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How is the New Zealand economy going to look three years from now?

In January 2005, three years ago, I wrote a philosophy about how New Zealand agriculture might look ten years on. I thought I had taken a huge risk at the time in outlining what I foresaw.

In this article I will cover off initially what I saw as the issues then and then I will cover off how I see the issues coming in over the next three to five years.

What I predicted:

  • Big corporates and dynasties would own much of our farm land.
  • There would be more leasing and share farming and 50:50 sharemilking would be a thing of the past. That is very true. Leasing is becoming a huge part of all agriculture.
  • This is so much so that Fraser Farm Finance and Consulting has set up another business unit around it. We are completing rental assessments and lease negotiations are everywhere. We have even tagged the rent to the percentage of dairy cheque.
  • There will be more regulations and controls by government. You will need to complete a nutrient budget to apply fertiliser. A number of farms will be toxic from excess NPK.
  • Production will have increased marginally.
  • Farm land will be almost unprocurable for the average person as land values will have almost doubled.
  • More urban sprawl gobbling up our good land.
  • Gene marking of livestock and who will own the information?
  • Fonterra will no longer be the giant. There will be a number of other small companies and boutique dairy companies.
  • Milk will likely be supplied to these factories under contract and milk pricing schemes.
  • Farm staff will be largely transient foreign labour.
  • There will be more automation and robotic milking.
  • Computers will run our lives and our farms.
  • The United States could become a weak economy and no longer a world dominating power.
  • There could be queues of people trying to immigrate to New Zealand to get away from the northern hemisphere pressure.
  • We will be suing each other as they do in the United States.
  • Water will be expensive and a very scarce resource.
  • The gap between the 'haves' and 'haves not' will widen so much that the New Zealand that we know will vanish.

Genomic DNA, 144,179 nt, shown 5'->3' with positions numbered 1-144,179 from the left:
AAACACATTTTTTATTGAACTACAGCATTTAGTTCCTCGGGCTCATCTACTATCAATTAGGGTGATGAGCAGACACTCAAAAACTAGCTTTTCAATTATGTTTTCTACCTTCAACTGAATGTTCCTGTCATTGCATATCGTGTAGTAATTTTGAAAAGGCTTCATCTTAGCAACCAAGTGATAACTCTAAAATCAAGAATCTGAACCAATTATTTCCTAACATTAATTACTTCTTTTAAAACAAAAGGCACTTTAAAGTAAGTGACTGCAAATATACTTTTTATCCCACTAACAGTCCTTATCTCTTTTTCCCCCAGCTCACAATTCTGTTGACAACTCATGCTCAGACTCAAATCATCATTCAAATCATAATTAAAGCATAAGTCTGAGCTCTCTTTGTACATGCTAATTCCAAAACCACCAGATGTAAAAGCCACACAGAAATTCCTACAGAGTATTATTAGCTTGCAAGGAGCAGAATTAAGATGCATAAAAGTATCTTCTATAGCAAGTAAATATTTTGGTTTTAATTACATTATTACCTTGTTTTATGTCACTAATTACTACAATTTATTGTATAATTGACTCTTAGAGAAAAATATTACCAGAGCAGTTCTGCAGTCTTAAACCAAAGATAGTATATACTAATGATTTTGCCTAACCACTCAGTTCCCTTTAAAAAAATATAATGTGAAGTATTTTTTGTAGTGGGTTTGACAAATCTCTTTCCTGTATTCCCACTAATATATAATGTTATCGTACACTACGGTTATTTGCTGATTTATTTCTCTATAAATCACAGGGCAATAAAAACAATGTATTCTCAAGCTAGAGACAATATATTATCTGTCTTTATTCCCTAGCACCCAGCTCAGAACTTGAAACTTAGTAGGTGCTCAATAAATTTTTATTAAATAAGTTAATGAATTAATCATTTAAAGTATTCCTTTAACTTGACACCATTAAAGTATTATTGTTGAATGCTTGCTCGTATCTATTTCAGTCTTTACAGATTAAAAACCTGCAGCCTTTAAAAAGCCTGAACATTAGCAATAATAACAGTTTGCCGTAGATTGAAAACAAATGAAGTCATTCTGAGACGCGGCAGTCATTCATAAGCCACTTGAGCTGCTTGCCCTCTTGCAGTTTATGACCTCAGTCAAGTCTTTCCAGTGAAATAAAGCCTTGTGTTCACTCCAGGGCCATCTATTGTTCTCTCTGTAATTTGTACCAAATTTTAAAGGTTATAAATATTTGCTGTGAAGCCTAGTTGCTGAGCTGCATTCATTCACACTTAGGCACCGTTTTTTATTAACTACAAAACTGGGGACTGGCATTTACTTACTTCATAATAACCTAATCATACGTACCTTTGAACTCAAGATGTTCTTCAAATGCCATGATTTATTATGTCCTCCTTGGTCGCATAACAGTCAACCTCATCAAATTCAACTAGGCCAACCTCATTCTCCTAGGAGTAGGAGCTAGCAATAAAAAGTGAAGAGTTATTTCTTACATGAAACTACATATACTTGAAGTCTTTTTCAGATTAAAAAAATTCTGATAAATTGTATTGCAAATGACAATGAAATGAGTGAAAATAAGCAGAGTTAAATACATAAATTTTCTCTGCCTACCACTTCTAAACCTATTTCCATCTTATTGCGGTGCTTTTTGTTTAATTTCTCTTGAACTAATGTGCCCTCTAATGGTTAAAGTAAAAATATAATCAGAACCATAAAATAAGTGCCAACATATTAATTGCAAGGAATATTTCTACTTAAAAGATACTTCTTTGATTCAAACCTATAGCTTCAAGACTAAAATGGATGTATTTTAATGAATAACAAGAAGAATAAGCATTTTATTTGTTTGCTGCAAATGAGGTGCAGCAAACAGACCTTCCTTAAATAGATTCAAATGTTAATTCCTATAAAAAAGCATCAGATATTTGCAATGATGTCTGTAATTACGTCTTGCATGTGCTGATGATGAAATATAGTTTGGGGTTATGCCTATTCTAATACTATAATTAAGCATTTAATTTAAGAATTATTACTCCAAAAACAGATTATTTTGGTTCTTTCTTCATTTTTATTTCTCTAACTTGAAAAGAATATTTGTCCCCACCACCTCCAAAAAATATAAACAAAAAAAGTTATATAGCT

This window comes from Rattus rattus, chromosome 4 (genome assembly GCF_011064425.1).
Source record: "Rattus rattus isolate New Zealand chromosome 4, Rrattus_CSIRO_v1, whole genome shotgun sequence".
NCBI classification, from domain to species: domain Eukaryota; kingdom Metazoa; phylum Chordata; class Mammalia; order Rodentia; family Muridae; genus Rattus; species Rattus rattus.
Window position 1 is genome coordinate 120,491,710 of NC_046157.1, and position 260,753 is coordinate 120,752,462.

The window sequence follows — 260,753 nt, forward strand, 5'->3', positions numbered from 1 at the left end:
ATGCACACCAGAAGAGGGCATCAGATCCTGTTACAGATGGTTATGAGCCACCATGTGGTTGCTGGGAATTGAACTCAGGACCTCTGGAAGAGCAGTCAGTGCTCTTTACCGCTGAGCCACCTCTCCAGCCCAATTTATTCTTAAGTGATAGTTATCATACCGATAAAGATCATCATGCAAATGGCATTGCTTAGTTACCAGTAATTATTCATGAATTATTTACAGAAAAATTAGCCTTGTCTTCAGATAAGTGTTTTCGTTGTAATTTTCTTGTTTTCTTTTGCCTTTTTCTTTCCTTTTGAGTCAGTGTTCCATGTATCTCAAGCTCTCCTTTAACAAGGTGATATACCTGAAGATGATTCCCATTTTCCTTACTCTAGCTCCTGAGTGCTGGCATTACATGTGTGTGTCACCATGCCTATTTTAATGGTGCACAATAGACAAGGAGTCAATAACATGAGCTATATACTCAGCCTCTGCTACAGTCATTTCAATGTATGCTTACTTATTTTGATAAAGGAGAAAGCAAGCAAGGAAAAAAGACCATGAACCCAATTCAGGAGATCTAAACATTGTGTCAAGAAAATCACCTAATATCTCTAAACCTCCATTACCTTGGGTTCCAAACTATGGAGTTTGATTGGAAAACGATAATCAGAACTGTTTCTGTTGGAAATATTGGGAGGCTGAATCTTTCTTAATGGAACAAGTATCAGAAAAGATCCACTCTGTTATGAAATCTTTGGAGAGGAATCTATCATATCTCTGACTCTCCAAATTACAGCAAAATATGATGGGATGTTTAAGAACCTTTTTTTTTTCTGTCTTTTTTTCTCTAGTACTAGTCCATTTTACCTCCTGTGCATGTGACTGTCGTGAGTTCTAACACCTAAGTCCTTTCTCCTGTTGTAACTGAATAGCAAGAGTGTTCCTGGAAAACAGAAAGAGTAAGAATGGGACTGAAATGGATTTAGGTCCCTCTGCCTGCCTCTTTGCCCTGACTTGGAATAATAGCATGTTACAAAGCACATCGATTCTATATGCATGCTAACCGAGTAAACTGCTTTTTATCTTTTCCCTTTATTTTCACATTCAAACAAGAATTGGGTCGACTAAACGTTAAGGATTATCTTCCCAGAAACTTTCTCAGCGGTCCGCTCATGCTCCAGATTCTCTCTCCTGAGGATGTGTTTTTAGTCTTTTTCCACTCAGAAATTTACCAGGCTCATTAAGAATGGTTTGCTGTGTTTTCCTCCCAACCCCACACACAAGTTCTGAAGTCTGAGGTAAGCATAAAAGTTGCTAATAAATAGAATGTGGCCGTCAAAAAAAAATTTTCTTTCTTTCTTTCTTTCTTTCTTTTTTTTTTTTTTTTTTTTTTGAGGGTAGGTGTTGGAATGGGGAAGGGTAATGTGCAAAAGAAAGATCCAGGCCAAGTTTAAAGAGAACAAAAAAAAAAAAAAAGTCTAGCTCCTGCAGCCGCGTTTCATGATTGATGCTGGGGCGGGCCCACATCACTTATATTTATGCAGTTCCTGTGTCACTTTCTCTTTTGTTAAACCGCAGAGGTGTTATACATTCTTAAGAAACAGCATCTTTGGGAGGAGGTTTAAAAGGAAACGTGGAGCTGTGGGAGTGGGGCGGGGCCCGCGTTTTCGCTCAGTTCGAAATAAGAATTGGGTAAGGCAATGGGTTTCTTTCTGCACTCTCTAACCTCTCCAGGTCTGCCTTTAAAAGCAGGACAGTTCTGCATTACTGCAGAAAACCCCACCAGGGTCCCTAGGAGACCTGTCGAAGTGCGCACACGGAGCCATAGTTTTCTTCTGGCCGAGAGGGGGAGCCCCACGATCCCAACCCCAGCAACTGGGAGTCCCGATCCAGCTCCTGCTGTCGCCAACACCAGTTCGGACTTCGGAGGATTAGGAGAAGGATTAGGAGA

• We will need security everywhere to protect our assets.
It is quite frightening really to realise that all those predictions that I made three years ago have actually come true.

Looking forward

Three to five years from now we will see the following:
  • There will be further expansion in all the issues that I have already identified but more importantly, the following things have occurred and will continue to evolve.
  • The availability of food in the world is now short to extremely short.
  • There will be wars over food.
  • Lack of food in some countries will destabilise their political system.
  • Fuel and oil will become short and we will be looking at economising everywhere.
  • Water will be precious.
  • The world credit crunch will continue to pay out and the world could go into recession as distinct from depression.
  • New Zealand will fare very well because we are net exporters of food.
  • The Chinese will be more involved in our country and will be buying up our assets.
  • New Zealand will see the further expansion between the rich and the poor.
  • New Zealand will have a more magnified two tier economy with those owning property and farmland being wealthy and those on wages and salaries in town not so wealthy.
  • A number of companies will go to the wall under the economic pressure.
In summary this is all very sobering stuff. We need to take a realistic look at ourselves and realise that it is going to be a difficult time. We need to protect our assets with family trusts and be prepared for change. The change that is coming will be so fast it is frightening.

I predicted then that the US economy was likely to collapse and that collapse would affect the rest of the world. I also said then that if it does happen New Zealand would probably be one of the best nations to weather the storm, and that's true too.

It's scary but we need to take a realistic view on it.

New Zealand's isolation, distance from the heavily populated continents and its ability to produce goods at a realistic price will be a huge advantage for us.


 

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